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My Book!

I wrote a book about preserving food. The same step-by-step instruction and full-color photos you find in my blog. Buy it at Yes, You Can 

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Sprouts is a terrific source for certified organic seeds intended for home sprouting. Dress up salads, stir-fry, sandwiches, spreads, and other dishes with homegrown sprouts of all kinds. Follow this link to order your sampler or to find home sprouting kits.


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Book Tour Giveaway 2012

Backyard Farming Guide
Click the announcement above to visit Angela’s website and find more awesome giveaways celebrating the release of her book!

My friend in Oklahoma, Angela England, has offered a signed copy of her newly-published book, Backyard Farming on an Acre (More or Less) for me to give away to one of my readers! Better than that, to celebrate her book, several bloggers and industry suppliers have provided prizes that readers can win by registering on various web sites.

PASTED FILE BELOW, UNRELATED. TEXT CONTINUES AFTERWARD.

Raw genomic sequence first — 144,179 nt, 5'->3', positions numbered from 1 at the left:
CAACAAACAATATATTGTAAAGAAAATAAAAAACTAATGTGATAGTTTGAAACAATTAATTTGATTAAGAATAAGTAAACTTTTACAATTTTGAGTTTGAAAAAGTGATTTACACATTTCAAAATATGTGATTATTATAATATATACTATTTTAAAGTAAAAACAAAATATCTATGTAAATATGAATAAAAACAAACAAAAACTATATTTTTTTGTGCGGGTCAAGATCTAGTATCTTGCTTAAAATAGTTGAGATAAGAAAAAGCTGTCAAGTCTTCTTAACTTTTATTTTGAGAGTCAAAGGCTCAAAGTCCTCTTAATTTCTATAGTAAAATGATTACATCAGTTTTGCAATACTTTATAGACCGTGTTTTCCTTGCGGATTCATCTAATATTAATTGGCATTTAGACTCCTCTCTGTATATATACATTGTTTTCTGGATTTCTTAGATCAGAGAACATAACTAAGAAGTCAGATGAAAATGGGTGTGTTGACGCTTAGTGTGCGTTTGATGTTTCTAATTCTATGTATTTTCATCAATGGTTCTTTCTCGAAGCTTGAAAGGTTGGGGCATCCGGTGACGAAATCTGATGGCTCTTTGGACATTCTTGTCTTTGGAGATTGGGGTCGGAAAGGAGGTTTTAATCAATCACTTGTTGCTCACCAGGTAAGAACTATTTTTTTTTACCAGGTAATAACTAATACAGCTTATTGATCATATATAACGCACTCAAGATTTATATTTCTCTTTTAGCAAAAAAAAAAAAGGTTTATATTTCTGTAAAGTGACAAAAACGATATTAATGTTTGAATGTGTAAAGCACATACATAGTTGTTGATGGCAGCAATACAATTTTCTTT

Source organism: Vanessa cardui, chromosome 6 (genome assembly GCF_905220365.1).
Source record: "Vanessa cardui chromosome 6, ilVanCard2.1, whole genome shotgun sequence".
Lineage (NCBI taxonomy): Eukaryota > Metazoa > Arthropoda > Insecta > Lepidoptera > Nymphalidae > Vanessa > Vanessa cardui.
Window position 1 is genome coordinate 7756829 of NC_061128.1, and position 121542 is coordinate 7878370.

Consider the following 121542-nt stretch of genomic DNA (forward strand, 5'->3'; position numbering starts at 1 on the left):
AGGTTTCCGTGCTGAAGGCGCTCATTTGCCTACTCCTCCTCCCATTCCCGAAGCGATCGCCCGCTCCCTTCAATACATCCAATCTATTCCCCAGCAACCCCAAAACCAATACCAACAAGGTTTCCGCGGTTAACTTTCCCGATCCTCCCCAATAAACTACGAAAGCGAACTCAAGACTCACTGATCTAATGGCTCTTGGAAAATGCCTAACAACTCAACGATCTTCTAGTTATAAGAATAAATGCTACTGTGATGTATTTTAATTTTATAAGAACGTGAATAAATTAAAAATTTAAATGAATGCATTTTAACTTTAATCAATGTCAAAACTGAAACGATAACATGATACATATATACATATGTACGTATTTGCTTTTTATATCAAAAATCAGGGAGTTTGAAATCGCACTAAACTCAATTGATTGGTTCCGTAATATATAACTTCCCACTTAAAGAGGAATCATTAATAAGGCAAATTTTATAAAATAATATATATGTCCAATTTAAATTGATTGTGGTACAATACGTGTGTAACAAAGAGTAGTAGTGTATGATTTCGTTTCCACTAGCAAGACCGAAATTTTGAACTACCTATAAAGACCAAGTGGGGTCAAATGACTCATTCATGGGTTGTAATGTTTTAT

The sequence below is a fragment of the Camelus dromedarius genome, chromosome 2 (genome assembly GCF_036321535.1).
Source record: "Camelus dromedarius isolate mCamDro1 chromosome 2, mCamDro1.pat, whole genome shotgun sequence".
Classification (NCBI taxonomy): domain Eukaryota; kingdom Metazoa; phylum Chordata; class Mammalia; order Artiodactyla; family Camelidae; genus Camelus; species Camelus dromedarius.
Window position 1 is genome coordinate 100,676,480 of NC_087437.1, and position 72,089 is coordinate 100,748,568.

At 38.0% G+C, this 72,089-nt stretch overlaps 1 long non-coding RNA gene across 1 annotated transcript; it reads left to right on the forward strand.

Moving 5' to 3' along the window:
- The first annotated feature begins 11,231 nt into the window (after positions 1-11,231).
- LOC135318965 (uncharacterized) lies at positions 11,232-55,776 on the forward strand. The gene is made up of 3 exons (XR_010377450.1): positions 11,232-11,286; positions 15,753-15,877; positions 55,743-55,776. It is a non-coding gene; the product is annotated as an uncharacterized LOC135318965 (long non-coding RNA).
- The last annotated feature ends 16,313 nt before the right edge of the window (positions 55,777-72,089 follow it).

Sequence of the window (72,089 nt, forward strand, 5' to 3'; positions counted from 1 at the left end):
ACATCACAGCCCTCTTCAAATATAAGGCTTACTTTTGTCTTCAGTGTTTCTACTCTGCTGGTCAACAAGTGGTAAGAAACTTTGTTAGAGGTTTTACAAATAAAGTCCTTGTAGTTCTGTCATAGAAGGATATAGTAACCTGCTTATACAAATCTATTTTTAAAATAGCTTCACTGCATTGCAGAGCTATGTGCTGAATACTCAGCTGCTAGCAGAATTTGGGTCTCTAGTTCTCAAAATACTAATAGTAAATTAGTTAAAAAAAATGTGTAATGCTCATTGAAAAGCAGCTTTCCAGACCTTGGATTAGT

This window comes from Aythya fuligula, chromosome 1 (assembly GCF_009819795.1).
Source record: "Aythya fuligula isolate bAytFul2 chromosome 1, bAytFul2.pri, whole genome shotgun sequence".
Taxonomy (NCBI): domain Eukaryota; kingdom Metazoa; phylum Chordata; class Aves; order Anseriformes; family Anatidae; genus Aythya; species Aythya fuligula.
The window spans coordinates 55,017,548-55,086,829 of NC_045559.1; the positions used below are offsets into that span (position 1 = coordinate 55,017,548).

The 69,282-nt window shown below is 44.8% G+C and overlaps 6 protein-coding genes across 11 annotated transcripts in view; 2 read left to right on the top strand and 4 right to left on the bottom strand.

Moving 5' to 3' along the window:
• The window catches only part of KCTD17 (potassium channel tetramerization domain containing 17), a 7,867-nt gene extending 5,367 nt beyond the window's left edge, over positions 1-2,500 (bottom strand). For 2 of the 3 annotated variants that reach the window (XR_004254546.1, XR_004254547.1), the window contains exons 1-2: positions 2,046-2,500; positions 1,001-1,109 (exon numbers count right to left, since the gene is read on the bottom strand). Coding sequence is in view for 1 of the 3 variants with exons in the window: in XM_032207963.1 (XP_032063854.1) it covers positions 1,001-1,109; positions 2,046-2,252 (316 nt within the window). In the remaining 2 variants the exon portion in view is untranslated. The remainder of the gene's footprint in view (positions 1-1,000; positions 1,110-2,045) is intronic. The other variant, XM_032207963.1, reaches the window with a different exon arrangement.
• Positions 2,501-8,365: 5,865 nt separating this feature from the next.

Start here and leave a comment to enter my giveaway. Let me know something about your interest in backyard farming, and please make it entertaining. This IS NOT a random drawing (though other websites participating in Angela’s book release celebration may select winners for their giveaways at random). I and my family will read each comment on this post and choose one that entertains us the most. That will be the winner.

Please keep your comments “family-appropriate” and feel free to play to the judges:

  • Daniel — The gardener and food-preserver
  • Daniel’s Daughter — A typical teenager with attitude
  • Daniel’s Wife — A 3rd grade teacher in a public school

Despite our differences, the topic should still be relevant to backyard farming. Length will not be a factor; win us over in one sentence or twenty—it’s up to you.

If you leave a comment and later decide you could have done better, feel free to leave a new comment. In judging we will consider only the most recent comment you post—though we will read all the comments.

Again, the prize is a copy of Angela England’s Backyard Farming on an Acre (More or Less) from Alpha Books—signed by Angela!

Find other giveaways related to Angela’s book launch on her website: Backyard Farming Guide